The battle to liberate the second largest city in Iraq from the so-called Islamic State (ISIS) began in October 2016, and at the time of writing, in June 2017, was still continuing: more than nine months taking up the perilous military challenge of ridding the city of ISIS fighters, including thousands of jihadis willing to die in combat, and at a time, when, at the beginning of operations, between 1 and 1.5 million people were still living in the city.

In a country where virtually everything that should work has collapsed under the pressure of inequality, corruption and religious rivalry, the people recognized the authority of the Counter-Terrorism Service special forces, answering directly to the Prime Minister and not to the Minister of Defense. Here were soldiers who had been waging war against ISIS for three years, ever since the leader Abu Bakr al-Baghdadi proclaimed the caliphate in June 2014. In the cities of Ramadi, Hīt and Fallujah, and in Anbar province, they distinguished themselves as professional soldiers, showing respect for all Iraqis from all religious groups and communities, far more than had been the case with any other military corps. In Mosul they were the key forces gaining entry and control of the western half of the city. Unlike the situation in Syria, when Raqqa was attacked with white phosphorus munitions, airstrikes by the international coalition before ground attacks were usually sparing and accurate, so as not to make what was already a human disaster even worse. Troops moved ahead cautiously to save as many civilians as possible, and still some 200,000 have been displaced and large numbers killed and wounded.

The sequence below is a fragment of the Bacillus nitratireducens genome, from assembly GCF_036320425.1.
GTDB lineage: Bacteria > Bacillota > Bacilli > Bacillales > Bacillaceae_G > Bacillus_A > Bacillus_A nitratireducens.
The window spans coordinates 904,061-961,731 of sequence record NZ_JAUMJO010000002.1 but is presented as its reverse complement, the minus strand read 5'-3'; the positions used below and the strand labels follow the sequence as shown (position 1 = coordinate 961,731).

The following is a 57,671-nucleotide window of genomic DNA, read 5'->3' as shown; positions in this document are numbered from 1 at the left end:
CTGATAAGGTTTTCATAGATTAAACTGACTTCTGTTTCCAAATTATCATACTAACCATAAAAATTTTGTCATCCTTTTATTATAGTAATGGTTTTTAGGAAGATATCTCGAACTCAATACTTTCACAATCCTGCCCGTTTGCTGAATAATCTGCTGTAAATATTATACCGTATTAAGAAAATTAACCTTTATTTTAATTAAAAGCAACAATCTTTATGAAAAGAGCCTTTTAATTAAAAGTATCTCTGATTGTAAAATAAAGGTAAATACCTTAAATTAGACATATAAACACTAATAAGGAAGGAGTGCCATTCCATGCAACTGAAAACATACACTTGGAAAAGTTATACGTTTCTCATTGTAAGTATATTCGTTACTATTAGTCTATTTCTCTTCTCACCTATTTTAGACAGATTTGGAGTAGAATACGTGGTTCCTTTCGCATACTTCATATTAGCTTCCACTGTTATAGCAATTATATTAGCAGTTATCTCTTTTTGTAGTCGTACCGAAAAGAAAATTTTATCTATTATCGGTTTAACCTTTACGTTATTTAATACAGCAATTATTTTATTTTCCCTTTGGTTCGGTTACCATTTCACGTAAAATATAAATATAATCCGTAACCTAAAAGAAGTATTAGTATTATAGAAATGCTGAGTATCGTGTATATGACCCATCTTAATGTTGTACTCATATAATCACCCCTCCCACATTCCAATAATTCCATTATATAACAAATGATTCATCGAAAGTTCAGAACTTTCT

Unfortunately other Iraqi forces engaged in the battle (army, federal police and the Emergency Response Division) were more actively involved in taking the second half of the city, with dramatic effects that made the human toll much worse. East of the Tigris, artillery fire and helicopter gunship attacks were unchecked and inaccurate, and left hundreds of civilians dead. According to estimates given by the United Nations and a number of humanitarian organizations, between 2,100 and 4,000 civilians were killed between October 2016 and June 2017, and half a million were displaced. Ground troops advanced without exercising proper caution as needed for street combat; thousands of civilians had to flee areas controlled by ISIS, crossing the frontline in the midst of shooting and explosions, sometimes even being targeted by ISIS snipers or forced to remain behind by jihadi fighters aware that there would be no coalition airstrikes as long as civilians could still be detected or suspected of being present.

Armed combat to regain control of Mosul was inevitable, and most of the population, who had suffered so much under ISIS, had long been calling for action. But even before the intervention started, the crucial question was what sort of political organization and governance could be set up after the battle. Would the political forces, in particular Shiite groups sharing power in Iraq, manage to establish peace and order in Mosul and throughout the province of Nineveh? The Sunni-majority region can only find a peaceful outcome if once again there is proper consideration and justice for the Sunni community. Laurent Van der Stockt

Laurent Van der Stockt

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